Service of Process through Facebook or Twitter???
A curious piece of news published yesterday in Opinio Iuris by Julian Ku:
Legal claims can now be served via Facebook in Britain, after a landmark ruling in the English High Court.
Mr Justice Teare gave the go-ahead for the social networking site to be used in a commercial case where there were difficulties locating one of the parties.
Facebook is routinely used to serve claims in Australia and New Zealand, and has been used a handful of times in Britain. However, this is the first time it has been approved at such a high level.
Jenni Jenkins, a lawyer at Memery Crystal, which is representing one of the parties in the case said the ruling set a precedent and made it likely that service-via-Facebook would become routine.
“It’s a fairly natural progression. A High Court judges has already ruled that an injunction can be served via Twitter, so it’s a hop, skip and a jump away from that to allow claims to be served via Facebook,” she said.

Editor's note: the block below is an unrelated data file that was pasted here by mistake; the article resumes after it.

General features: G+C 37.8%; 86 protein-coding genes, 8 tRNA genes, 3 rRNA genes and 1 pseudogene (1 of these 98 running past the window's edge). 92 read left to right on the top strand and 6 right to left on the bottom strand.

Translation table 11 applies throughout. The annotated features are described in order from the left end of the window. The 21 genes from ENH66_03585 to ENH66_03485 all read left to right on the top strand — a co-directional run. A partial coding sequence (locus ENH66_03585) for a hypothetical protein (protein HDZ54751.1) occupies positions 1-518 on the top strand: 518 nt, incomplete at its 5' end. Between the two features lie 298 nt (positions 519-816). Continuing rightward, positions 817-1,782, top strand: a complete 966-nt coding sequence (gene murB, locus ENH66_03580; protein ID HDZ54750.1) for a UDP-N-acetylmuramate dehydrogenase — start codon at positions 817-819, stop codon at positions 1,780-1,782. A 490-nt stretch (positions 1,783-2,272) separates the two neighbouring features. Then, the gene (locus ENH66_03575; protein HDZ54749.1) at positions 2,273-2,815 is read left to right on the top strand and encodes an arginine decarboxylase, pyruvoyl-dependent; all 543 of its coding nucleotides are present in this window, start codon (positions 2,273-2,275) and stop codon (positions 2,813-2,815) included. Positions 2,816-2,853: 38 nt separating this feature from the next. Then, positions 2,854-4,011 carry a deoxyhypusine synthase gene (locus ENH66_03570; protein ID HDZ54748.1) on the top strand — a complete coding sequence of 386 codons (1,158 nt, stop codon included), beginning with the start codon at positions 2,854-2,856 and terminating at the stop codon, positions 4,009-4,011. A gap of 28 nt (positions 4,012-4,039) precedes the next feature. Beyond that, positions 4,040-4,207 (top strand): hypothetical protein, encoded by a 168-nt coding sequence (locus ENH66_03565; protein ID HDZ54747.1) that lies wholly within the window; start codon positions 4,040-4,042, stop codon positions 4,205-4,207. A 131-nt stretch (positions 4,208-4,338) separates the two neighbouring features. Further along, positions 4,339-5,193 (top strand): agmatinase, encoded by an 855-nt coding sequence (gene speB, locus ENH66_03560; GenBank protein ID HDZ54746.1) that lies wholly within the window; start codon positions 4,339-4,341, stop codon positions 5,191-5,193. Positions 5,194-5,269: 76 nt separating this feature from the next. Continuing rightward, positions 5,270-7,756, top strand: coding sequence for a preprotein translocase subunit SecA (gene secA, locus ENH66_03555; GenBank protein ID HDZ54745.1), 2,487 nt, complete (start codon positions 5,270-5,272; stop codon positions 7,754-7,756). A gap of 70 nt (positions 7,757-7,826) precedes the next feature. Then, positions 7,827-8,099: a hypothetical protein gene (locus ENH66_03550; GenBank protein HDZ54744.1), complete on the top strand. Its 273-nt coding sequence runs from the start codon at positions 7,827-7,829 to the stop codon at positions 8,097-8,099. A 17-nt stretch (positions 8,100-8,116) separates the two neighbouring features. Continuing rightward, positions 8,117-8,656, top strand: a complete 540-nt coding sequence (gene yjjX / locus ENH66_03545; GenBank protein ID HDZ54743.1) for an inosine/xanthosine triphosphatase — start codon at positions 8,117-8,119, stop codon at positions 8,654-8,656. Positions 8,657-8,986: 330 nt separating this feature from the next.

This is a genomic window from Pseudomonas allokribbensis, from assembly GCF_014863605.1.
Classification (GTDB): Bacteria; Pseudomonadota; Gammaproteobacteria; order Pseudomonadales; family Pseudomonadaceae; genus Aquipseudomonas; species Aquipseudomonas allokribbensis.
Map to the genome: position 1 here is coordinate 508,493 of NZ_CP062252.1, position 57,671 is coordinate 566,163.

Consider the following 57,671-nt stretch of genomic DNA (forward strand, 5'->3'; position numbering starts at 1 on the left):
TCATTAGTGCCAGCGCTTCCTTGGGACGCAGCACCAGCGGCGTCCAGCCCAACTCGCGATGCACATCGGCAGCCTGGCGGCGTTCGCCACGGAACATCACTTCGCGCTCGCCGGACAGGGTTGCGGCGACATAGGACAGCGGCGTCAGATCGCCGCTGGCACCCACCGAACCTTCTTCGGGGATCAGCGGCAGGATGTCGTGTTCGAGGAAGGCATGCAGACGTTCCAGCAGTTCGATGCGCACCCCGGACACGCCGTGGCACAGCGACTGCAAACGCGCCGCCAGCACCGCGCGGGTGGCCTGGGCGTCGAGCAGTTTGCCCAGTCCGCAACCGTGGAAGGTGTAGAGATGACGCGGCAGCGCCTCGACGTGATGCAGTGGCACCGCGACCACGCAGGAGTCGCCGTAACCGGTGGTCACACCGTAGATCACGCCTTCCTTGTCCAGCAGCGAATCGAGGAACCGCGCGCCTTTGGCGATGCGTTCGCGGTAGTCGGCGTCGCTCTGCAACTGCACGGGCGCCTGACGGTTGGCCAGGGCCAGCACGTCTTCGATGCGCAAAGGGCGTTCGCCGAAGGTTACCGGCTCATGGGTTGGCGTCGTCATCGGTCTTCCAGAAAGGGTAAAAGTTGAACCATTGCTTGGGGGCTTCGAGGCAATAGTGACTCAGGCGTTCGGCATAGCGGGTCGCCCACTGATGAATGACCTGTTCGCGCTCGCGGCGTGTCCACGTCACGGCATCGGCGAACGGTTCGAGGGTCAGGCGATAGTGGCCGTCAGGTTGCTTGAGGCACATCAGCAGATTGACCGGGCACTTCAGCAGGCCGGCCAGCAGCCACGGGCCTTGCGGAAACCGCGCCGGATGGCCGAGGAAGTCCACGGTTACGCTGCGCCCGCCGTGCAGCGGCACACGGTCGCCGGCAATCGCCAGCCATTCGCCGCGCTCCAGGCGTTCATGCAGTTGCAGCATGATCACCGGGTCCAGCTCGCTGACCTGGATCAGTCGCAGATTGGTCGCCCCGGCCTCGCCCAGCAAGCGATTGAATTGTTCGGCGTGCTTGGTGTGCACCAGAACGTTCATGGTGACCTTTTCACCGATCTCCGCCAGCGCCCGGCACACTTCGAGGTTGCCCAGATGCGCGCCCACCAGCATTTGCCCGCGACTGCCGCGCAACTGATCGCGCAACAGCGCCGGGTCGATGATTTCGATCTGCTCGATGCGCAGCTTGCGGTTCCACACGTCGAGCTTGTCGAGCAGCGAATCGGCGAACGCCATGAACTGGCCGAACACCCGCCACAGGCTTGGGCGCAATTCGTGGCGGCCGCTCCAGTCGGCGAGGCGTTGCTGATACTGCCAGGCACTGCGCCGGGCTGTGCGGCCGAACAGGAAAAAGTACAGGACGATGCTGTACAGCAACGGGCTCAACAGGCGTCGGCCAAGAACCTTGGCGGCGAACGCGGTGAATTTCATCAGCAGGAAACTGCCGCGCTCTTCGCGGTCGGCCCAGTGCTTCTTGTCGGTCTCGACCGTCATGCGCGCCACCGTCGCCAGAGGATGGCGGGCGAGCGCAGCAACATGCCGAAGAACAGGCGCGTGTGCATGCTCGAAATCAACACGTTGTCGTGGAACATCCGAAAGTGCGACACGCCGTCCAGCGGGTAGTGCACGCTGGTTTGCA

In 2009, Mr Justice Lewison allowed an injunction to be served via Twitter in a case where the defendant was only known by his Twitter-handle and could not easily be identified another way.
Usually, when you have a huge problem finding somebody for the purposes of service of process, then you have no chance of enforcing the judgement later. So I wonder: what’s the point?
It should also be remembered that Facebook sometimes arbitrarily closes a user’s account, like in this (my) example: http://andreasmoser.wordpress.com/2010/09/11/life-after-facebook/ – Many unread e-mails may have been in that inbox which will be eternally lost for me.
The point is the plaintiff and his right to due process. Yes, enforcement is usually difficult or impossible: but you don’t know it for sure at the stage of service of process.
As for your second comment: I guess this is a case in which the defendant would be protected because service failed for circunstances beyond his control.
What I think is that allowance of service through this channels is meant to discourage defendants from hiding, that’s all.